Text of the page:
While I pooh pooh the technical issues as the reason for the ban, I'm in agreement with those who say the rules are there to control the behavior of people. Probably not a bad idea for a few minutes of relatively uninterrupted attention at the beginning and end of the flight, especially so that the aircrew can tell those who don't pay attention to raise their seat-back, properly stow bags, and to stay seated until the plane has stopped moving.
So, presuming that the FAA throws the door wide open for electronic devices, I'm curious what the rules will be after that?
I can see an argument for allowing iPods, iPads, Apple TV and iPhone in flight mode below 10k but not allowing laptop use as the form factor of a laptop is more disruptive to an evacuation than a tablet. Sure that hardback copy of The Stand that Glenn keeps suggesting that everyone reads while the plane is taking off will get mangled in an evacuation, it will remain relatively flat, it can be stepped on, and it won't stand on its end for long by itself.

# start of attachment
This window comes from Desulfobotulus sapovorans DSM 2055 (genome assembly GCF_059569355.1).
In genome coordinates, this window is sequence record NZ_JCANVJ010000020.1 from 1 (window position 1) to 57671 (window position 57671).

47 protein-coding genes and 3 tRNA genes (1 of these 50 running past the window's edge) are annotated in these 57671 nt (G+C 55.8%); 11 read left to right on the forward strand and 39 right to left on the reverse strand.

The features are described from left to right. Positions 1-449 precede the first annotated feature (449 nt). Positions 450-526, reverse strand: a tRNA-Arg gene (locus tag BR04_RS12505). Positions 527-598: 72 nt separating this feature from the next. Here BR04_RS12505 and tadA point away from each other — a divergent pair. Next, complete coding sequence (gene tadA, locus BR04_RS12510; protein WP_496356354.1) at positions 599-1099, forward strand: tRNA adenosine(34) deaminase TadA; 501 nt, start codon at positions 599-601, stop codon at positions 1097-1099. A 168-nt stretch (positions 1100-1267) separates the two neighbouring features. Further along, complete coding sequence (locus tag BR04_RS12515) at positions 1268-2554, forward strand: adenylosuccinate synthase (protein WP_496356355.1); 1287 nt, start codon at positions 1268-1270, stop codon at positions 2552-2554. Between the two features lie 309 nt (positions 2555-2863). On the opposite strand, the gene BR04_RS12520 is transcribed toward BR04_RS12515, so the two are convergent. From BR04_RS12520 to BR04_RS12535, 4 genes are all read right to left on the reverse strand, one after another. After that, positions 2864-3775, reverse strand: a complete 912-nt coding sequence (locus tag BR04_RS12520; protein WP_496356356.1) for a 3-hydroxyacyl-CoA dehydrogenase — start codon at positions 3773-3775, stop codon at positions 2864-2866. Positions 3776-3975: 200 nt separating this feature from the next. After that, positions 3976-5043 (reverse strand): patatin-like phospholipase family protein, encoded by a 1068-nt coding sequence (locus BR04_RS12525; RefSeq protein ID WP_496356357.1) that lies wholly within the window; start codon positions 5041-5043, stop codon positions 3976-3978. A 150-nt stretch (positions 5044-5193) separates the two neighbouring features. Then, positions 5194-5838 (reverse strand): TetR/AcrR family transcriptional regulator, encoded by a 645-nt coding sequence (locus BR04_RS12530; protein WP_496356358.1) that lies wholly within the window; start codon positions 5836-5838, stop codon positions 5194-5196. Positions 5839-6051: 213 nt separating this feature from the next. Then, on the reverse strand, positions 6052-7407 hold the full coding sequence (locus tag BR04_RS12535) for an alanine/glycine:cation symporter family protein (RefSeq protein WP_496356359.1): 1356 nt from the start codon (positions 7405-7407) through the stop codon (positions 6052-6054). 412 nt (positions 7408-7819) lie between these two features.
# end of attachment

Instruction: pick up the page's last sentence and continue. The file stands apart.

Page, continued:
Laptops on the other hand have a hinge that might be opened and can stand on their end in a nice L shape, won't go completely flat immediately (presumably, I'll admit to not standing on my Aluminum MacBook's keyboard and screen at the same time, so I'm lacking data points.) and laptops can be huge, moreso than that Unabridged Hardback Dictionary that Glenn keeps carrying onto the plane.
So, my prediction? No laptops until 10k, but iPads, iPods and iPhones in flight mode will be allowed.
Really, they just need to ask people to keep anything larger than a paperback or iPad/tablet/Kindle tucked away, which would cover all that.